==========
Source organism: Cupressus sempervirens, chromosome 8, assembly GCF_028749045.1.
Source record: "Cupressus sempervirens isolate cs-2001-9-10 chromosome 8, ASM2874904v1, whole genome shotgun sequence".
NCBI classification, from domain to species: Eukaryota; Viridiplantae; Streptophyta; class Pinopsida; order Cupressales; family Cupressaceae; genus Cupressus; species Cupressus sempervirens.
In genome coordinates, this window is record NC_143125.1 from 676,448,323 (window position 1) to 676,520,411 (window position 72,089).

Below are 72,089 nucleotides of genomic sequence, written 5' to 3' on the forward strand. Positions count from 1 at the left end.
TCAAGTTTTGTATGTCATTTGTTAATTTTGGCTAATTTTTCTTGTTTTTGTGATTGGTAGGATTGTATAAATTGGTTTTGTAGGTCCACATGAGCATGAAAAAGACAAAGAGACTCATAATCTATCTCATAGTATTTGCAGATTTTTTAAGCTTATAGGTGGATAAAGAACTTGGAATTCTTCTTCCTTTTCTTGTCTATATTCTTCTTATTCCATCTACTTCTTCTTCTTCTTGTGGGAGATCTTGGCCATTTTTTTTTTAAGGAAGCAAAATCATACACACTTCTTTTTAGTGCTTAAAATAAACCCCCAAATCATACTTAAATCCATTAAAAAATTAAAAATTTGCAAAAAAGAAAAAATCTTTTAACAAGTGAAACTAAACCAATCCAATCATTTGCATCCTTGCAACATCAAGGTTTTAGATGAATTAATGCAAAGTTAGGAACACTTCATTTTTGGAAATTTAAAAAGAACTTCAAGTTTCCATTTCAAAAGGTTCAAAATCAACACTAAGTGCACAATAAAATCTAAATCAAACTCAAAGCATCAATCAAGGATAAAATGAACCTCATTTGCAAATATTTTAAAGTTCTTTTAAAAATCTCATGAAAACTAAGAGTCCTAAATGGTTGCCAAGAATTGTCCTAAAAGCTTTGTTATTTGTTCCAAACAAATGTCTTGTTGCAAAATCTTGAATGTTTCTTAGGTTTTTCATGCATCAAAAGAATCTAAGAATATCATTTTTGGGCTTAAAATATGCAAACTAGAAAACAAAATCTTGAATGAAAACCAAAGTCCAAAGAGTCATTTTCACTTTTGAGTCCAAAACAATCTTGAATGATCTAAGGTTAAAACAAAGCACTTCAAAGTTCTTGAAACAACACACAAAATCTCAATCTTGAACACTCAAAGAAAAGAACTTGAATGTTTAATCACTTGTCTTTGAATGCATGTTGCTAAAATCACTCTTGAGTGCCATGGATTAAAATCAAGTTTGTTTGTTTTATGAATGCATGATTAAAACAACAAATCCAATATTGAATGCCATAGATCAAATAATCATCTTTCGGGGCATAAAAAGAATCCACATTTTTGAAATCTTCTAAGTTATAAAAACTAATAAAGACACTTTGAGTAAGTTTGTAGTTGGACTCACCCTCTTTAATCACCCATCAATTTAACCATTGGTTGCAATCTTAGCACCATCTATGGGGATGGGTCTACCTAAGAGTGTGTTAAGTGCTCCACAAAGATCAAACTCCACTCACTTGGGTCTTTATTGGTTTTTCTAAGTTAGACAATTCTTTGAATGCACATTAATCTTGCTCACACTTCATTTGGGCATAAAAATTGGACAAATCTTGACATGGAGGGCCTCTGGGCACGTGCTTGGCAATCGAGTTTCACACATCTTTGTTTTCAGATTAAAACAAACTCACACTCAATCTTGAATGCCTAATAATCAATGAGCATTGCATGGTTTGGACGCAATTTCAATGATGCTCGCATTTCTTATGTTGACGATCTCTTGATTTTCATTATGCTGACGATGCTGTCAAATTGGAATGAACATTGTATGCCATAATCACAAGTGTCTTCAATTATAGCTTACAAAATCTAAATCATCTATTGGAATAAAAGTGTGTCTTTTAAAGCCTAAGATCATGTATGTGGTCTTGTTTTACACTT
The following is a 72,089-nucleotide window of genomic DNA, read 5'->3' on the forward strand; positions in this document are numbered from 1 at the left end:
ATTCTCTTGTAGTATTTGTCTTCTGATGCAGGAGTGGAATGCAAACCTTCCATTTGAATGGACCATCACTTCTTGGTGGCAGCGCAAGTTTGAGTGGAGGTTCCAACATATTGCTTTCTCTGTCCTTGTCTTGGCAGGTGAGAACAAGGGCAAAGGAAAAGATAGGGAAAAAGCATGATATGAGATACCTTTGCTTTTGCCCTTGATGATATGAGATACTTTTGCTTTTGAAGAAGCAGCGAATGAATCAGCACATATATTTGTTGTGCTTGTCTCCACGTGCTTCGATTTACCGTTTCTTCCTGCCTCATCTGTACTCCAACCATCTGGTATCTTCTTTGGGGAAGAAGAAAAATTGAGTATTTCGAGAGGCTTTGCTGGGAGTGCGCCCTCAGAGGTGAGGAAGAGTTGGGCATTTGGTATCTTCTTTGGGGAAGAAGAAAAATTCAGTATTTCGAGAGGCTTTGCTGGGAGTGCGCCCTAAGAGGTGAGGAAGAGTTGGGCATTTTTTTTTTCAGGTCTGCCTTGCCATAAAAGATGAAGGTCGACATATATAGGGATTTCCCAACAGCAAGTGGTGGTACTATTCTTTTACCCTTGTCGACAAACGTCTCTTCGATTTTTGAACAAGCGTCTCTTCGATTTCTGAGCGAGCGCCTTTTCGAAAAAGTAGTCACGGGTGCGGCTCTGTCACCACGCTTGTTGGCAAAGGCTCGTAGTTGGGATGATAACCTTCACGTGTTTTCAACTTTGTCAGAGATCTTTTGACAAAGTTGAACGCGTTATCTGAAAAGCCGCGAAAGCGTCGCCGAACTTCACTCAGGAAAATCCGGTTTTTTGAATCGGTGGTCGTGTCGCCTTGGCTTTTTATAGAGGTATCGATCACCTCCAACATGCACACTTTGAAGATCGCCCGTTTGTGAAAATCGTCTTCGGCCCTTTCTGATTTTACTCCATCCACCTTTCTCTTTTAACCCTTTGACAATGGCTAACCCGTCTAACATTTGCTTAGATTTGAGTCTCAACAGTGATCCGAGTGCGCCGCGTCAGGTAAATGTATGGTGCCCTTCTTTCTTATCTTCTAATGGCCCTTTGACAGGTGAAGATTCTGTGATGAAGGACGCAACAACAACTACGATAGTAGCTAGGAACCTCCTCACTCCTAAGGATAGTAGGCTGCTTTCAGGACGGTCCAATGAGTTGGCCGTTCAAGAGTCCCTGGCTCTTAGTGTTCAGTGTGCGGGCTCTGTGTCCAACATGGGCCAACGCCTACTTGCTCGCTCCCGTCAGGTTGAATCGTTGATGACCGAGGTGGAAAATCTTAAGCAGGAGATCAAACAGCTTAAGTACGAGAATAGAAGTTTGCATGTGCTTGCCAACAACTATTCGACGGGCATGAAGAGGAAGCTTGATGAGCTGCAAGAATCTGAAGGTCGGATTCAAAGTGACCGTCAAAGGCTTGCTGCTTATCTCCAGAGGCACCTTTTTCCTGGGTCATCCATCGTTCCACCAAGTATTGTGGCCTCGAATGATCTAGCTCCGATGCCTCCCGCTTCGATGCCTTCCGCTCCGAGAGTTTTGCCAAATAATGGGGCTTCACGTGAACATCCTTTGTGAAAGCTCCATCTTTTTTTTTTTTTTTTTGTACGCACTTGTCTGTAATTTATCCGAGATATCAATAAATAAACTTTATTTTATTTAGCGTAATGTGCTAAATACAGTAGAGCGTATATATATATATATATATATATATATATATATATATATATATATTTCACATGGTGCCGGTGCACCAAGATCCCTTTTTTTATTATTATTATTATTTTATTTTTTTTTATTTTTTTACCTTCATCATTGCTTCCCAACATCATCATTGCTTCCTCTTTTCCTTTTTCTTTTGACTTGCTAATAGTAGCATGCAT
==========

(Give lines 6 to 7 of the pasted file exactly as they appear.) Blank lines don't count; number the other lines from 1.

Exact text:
TCAAGTTTTGTATGTCATTTGTTAATTTTGGCTAATTTTTCTTGTTTTTGTGATTGGTAGGATTGTATAAATTGGTTTTGTAGGTCCACATGAGCATGAAAAAGACAAAGAGACTCATAATCTATCTCATAGTATTTGCAGATTTTTTAAGCTTATAGGTGGATAAAGAACTTGGAATTCTTCTTCCTTTTCTTGTCTATATTCTTCTTATTCCATCTACTTCTTCTTCTTCTTGTGGGAGATCTTGGCCATTTTTTTTTTAAGGAAGCAAAATCATACACACTTCTTTTTAGTGCTTAAAATAAACCCCCAAATCATACTTAAATCCATTAAAAAATTAAAAATTTGCAAAAAAGAAAAAATCTTTTAACAAGTGAAACTAAACCAATCCAATCATTTGCATCCTTGCAACATCAAGGTTTTAGATGAATTAATGCAAAGTTAGGAACACTTCATTTTTGGAAATTTAAAAAGAACTTCAAGTTTCCATTTCAAAAGGTTCAAAATCAACACTAAGTGCACAATAAAATCTAAATCAAACTCAAAGCATCAATCAAGGATAAAATGAACCTCATTTGCAAATATTTTAAAGTTCTTTTAAAAATCTCATGAAAACTAAGAGTCCTAAATGGTTGCCAAGAATTGTCCTAAAAGCTTTGTTATTTGTTCCAAACAAATGTCTTGTTGCAAAATCTTGAATGTTTCTTAGGTTTTTCATGCATCAAAAGAATCTAAGAATATCATTTTTGGGCTTAAAATATGCAAACTAGAAAACAAAATCTTGAATGAAAACCAAAGTCCAAAGAGTCATTTTCACTTTTGAGTCCAAAACAATCTTGAATGATCTAAGGTTAAAACAAAGCACTTCAAAGTTCTTGAAACAACACACAAAATCTCAATCTTGAACACTCAAAGAAAAGAACTTGAATGTTTAATCACTTGTCTTTGAATGCATGTTGCTAAAATCACTCTTGAGTGCCATGGATTAAAATCAAGTTTGTTTGTTTTATGAATGCATGATTAAAACAACAAATCCAATATTGAATGCCATAGATCAAATAATCATCTTTCGGGGCATAAAAAGAATCCACATTTTTGAAATCTTCTAAGTTATAAAAACTAATAAAGACACTTTGAGTAAGTTTGTAGTTGGACTCACCCTCTTTAATCACCCATCAATTTAACCATTGGTTGCAATCTTAGCACCATCTATGGGGATGGGTCTACCTAAGAGTGTGTTAAGTGCTCCACAAAGATCAAACTCCACTCACTTGGGTCTTTATTGGTTTTTCTAAGTTAGACAATTCTTTGAATGCACATTAATCTTGCTCACACTTCATTTGGGCATAAAAATTGGACAAATCTTGACATGGAGGGCCTCTGGGCACGTGCTTGGCAATCGAGTTTCACACATCTTTGTTTTCAGATTAAAACAAACTCACACTCAATCTTGAATGCCTAATAATCAATGAGCATTGCATGGTTTGGACGCAATTTCAATGATGCTCGCATTTCTTATGTTGACGATCTCTTGATTTTCATTATGCTGACGATGCTGTCAAATTGGAATGAACATTGTATGCCATAATCACAAGTGTCTTCAATTATAGCTTACAAAATCTAAATCATCTATTGGAATAAAAGTGTGTCTTTTAAAGCCTAAGATCATGTATGTGGTCTTGTTTTACACTT
The following is a 72,089-nucleotide window of genomic DNA, read 5'->3' on the forward strand; positions in this document are numbered from 1 at the left end: